The number of unemployed foreign workers in the US reached record lows in May, according to data released by the Bureau of Labor Statistics – a unit of the United States Department of Labor and principal fact-finding agency for the US – on Friday, June 3.
Commentators indicate that the low level unemployment figures among US foreign workers can be attributed to the current strength of the US labor market. Immigrants also tend to have a lower unemployment rate when compared with native-born workers anyway.
Overall unemployment numbers in the US are said to be at their lowest since July 2007. The US has one of the lowest unemployment rates in the developed world.
According to the data published by the Bureau of Labor Statistics, the unemployment rate among foreign workers in the US stood at 3.7 percent, which is 1 percent lower than the overall unemployment rate in the US, which currently stands at 4.7 percent.
Sanwar Ali, Editor of workpermit.com News has the following comments to make:
Those immigrants on temporary non-immigrant work visas such as on the L-1, E-1, E-2, or H-1B visa are professional or management level people. Salary rates are higher than average. It is typically expensive and difficult obtaining a visa. Therefore the people gaining entry on such visas are in high demand. If they then gain lawful permanent residence (a green card) they are likely to still be in great demand.
Immigrants consistently employed at a higher rate
Several theories have been attributed to why foreign workers are employed at a higher rate. Professor at the University of California-Davis, Giovanni Peri, said that 'immigrants are arguably more motivated to secure employment, as that's why they came to the US in the first place.'
According to Peri, because immigrants approach the jobs market more aggressively they tend to secure employment quickly, benefitting from the current state of the US economy, which has been generating many hundreds of thousands of jobs each year for many years.
Peri said: "The economy is creating many jobs and immigrants who have high employment rates in general are taking them."
Kurt Mitman, who studies unemployment and is a professor at Stockholm University, argues that native workers do not tend to experience the same kinds of pressure as foreign workers do when it comes to finding a job when they don't have one.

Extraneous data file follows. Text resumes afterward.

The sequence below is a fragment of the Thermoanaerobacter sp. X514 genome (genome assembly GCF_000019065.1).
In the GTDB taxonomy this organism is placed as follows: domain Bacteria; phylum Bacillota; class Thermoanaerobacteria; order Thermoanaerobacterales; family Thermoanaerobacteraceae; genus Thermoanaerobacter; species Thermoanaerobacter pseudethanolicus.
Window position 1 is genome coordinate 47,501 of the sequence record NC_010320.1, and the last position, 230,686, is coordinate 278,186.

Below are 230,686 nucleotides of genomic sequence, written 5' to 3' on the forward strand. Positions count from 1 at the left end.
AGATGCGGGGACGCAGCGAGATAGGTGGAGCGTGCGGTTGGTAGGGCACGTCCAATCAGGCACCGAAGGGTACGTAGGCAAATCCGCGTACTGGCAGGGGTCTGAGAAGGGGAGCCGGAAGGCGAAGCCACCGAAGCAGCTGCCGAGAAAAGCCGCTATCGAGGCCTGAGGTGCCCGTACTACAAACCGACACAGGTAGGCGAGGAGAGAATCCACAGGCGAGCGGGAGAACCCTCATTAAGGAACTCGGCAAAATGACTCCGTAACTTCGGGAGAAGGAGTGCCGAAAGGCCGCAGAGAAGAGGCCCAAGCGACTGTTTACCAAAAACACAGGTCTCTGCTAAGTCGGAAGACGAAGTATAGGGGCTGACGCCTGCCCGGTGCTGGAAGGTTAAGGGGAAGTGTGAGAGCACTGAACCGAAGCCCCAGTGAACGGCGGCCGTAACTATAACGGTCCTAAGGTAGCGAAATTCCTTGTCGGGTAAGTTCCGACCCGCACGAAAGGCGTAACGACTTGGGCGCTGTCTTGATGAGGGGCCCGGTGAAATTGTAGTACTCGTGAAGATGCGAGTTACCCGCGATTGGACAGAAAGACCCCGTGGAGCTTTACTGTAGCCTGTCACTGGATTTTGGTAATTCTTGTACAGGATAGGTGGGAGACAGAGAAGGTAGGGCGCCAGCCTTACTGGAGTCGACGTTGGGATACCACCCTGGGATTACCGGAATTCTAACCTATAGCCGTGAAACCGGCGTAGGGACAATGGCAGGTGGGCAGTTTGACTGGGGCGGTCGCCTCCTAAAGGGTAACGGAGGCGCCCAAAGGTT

In an email sent to Rob Wile, a business and economics reporter for Fusion – an online media brand – Mitman said: "Imagine someone comes to the US for college. Once they graduate they have six months to find a job, or have to return to their home country because the student visa expires. The same thing happens when someone arrives on a US work visa."
US Immigrants are Job Creators
Peri stated that despite foreign workers in the US securing a job much quicker than their native-born counterparts, that doesn't necessarily mean they're taking jobs away from American workers. The presence of immigrants within the US economy helps to tackle the skills shortage.
Peri said: "The more they are employed, the more they contribute."
In a 2010 paper titled 'complementarily' and published by the San Francisco Federal Reserve, Peri explained some of his theory as to why immigrants are employed at a higher rate, using this example to illustrate his points:
'As young immigrants with limited education take manually intensive construction jobs, the construction companies that employ them are able to expand. This increases the demand for construction supervisors, coordinators, designers, etc.—occupations that require greater English communication skills and are typically staffed by US-born workers who have moved away from manual construction jobs.'
Peri argues that this results in a pattern that tends to lead American workers into higher-paying jobs, increases operational efficiency and production, while creating more jobs.
Anti-immigrant Politicians wrong
The data released by the Bureau of Labor Statistics will help to combat certain anti-immigrant statements made during the 2016 US Presidential campaign.
The majority of insults aimed at immigrants have been hurled by Republican presidential nominee, Donald Trump. When he's not trying to ban all Muslims from entering the US or accusing Mexicans of being rapists, Trump accuses immigrants of 'hurting the US economy'. However, Trump recently did a U-turn on foreign workers saying that the US needs them.
The truth is, no one really knows what Trump's views on US immigration actually are. Many of his anti-immigrant comments are likely a means of winning over anti-immigrant voters. A statement published on Trump's official website, is critical of foreign workers:
"The influx of foreign workers holds down salaries, keeps unemployment high, and makes it difficult for poor and working class Americans—including immigrants themselves and their children—to earn a middle class wage," Trump states.
The recent data indicates that there's little evidence of unemployment figures among the USA's foreign workers having any impact on American-born unemployment numbers.
A survey of approximately 50 economists, carried out by the University of Chicago in 2013, agreed that the average US citizen would be 'better off if a larger number of low-skilled foreign workers were legally allowed to enter the US each year.'
However, opinion among the economists was divided on how an influx of low-skilled foreign workers would affect low-skilled US workers. Some argued that American workers would be hit hard, while others said that the impact would be minimal.
Rob Wile states that: "The impact of immigrants on the US economy is unquestionable. Far from having a negative effect on the economy, they continue to help make it one of the strongest in the world."